Once you learn the tricks of how to grow Sempervivum you'll wonder why it seemed so difficult. Sempervivum for all their exotic appearance are really fool proof. There are a few rules and requirements, but honestly, you’ll find these beauties very relaxed in their needs.
For all their ability to withstand cold, windy and drought conditions, one thing they can't take is wet soil.
They'll die every time if the roots are waterlogged for too long.
If you have sandy or gravelly soil, your hens and chickens will thrive; clay soils can be amended with coarse sand, pumice or lava rock to create the essential drainage.
Manure based or muck type soils will not provide enough drainage for these types of plants - the only solution is a raised bed with the well drained soil they need.
A rock retaining wall is the ideal situation; plant the many different kinds of Sempervivum all together in the nooks and crannies in full sun.
Mulch with lava rock or other mineral mulch to drain moisture away from the crown.
That’s it for growing Sempervivum in the ground – very simple and undemanding, despite their appearance.
Sempervivum in succulent crafts or root planters are a different story, as in most cases the soil will be almost non-existent and there is air all around the succulent topiary, succulent mosaic or containers for succulents.
Using a moisture retentive soil in these kinds of situations will be fine.
To safely over winter your crafts and ensure the survival of the
plants, even though they’re perfectly cold hardy when planted in the
ground you’ll have to heel them in or put the craft in an out of the way
bed in some leaves. Find out more about how to overwinter succulents here.
Only put those in their winter storage area after the first few frosts, as mice and other vermin can do a lot of damage on the tender succulent growth.
Don’t make the mistake of coddling them or bringing them in to a warm house; they much prefer being left to their own devices and allowed to adapt to the outside conditions. They will emerge from their winter cold rest period with renewed vigor and vitality.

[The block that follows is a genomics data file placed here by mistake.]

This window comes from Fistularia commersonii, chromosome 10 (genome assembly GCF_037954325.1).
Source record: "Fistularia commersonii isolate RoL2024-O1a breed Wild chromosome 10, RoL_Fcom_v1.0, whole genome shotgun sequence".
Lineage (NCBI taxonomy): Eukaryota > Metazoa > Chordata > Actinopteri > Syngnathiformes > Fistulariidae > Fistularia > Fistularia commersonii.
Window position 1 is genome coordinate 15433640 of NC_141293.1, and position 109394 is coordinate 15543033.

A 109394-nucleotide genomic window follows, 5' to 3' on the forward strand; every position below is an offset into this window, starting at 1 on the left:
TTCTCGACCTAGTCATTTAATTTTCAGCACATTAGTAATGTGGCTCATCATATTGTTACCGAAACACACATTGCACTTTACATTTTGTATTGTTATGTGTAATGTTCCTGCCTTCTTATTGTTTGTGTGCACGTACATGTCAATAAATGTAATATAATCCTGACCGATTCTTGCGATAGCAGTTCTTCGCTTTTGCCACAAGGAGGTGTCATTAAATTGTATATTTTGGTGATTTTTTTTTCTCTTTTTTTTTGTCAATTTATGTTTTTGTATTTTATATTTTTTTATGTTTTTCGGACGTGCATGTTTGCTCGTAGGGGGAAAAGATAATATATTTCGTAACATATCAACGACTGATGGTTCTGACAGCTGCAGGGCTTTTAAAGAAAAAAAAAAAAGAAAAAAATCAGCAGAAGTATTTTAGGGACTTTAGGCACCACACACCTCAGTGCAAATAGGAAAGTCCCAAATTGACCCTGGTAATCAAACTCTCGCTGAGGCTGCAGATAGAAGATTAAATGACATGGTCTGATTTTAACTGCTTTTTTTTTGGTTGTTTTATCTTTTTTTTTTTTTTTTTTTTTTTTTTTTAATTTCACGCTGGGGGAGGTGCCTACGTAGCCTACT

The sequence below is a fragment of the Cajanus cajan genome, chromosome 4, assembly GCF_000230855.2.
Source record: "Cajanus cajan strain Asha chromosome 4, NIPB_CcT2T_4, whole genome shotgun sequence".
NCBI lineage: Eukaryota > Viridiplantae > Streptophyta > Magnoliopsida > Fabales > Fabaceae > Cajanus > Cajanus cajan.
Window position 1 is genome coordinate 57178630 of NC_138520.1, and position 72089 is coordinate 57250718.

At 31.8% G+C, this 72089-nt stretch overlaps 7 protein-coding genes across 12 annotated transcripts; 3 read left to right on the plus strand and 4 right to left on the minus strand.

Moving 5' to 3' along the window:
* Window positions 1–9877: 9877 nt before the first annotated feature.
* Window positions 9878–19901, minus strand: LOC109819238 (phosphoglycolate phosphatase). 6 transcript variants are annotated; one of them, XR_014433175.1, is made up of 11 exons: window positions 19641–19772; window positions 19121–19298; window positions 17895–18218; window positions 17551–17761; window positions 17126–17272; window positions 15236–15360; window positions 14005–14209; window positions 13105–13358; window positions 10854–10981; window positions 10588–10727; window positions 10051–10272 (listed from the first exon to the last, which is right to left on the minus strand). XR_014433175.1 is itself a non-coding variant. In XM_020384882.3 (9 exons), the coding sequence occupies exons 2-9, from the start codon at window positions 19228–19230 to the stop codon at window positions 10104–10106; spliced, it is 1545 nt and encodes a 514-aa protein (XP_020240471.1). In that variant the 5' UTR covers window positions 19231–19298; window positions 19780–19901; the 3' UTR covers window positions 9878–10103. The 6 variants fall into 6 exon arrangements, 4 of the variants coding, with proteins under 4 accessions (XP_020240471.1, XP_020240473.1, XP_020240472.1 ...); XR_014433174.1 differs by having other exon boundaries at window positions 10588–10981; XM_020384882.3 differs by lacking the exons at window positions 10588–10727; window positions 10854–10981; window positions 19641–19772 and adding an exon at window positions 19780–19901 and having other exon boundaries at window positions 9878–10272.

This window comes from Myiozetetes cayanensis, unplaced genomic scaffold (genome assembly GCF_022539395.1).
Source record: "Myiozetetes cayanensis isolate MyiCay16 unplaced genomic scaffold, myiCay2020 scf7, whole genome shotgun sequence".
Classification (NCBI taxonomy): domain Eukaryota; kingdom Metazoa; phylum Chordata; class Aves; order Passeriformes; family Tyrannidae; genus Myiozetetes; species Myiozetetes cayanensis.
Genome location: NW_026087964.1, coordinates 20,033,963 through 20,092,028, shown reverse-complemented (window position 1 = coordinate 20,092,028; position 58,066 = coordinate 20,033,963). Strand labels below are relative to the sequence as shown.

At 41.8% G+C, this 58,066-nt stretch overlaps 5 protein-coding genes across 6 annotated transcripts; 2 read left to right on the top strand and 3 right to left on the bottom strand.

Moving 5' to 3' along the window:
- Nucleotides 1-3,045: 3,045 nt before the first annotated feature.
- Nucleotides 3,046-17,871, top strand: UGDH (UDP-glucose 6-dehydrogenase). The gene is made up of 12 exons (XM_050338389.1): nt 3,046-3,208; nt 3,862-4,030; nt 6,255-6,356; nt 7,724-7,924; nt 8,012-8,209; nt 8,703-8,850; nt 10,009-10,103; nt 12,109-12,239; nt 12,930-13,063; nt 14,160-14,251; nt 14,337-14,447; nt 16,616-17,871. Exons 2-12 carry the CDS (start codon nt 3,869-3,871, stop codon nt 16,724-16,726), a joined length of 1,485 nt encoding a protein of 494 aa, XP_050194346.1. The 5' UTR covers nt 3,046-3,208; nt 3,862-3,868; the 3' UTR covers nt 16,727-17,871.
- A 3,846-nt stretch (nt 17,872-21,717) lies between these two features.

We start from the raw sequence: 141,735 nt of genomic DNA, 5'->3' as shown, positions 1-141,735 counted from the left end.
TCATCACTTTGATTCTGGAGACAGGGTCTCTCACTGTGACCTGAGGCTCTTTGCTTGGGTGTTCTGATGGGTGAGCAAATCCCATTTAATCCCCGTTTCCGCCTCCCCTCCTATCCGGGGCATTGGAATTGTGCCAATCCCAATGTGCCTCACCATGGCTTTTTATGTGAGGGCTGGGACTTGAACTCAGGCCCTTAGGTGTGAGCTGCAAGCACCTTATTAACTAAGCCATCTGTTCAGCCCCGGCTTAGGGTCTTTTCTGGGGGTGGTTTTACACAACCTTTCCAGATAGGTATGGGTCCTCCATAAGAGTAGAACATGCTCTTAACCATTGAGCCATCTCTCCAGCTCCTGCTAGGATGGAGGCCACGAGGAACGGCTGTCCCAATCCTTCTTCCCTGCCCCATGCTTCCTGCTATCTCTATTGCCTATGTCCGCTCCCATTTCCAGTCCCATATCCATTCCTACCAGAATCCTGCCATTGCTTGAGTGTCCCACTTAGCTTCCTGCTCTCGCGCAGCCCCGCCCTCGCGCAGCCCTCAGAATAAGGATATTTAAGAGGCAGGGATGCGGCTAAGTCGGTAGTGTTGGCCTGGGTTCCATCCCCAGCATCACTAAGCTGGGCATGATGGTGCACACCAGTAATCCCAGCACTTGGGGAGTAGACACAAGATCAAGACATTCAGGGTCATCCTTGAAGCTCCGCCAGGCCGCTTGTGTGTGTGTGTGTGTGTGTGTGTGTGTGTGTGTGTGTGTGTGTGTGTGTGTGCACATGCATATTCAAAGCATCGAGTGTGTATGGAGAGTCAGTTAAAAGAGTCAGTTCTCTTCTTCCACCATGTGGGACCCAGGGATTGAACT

One thing I've found this year with its strange and confusing weather patterns (extreme rainfall, then excessive heat) is that some of my Sempervivum planted in shallow flats and larger pots suffered greatly when in full sun.
They paled out, even with some fertilizer, and the only thing that helped them look (and perform) better was some shade, provided by shade cloth with 50% shade.
Who knew that these extremely tough plants would show such stress? My theory is that they can take heat, or bright conditions, but not both at once - which actually makes sense as they are a high mountain plant, not a desert plant.
Do your Sempervivum have issues? Find out more about Sempervivum problems here.
As easy as they are to grow, once you get some you’re guaranteed to want more. Buying or trading via a succulent swap online is a great way to increase the varieties you have.
Shipping them is really easy – luckily, they don’t mind being sent in the mail bareroot, and once you unpack them and put them in the garden they quickly recover from their journey.
New gardeners sometimes have difficulty with planting their new plants.
If you try your hardest but the plants you grow give up the ghost
soon after you put them in the ground, here are
some things to try:
Check out the Plant Guides for detailed information about many kinds of plants:
Is it any wonder that people get so carried away with their Sempervivum collection?
These are incredibly hardy, drought tolerant and tough plants, yet so varied, in size, form and colour that you never tire of looking at them.
They constantly change over the seasons, and best of all, they increase dramatically in only a few years, so you have lots of excess plants to plant elsewhere, or swap.
Here are a few ways that I've found to use their unique abilities: (Click on the pictures to find out more)
Is there a Succulent Wedding in your future? Use Sempervivum for the 'flowers' - find out how:
The drought tolerance and the ability to grow in tiny amounts of soil makes it possible to grow Sempervivum in tiny pinch pots; choose tiny varieties and species for best success: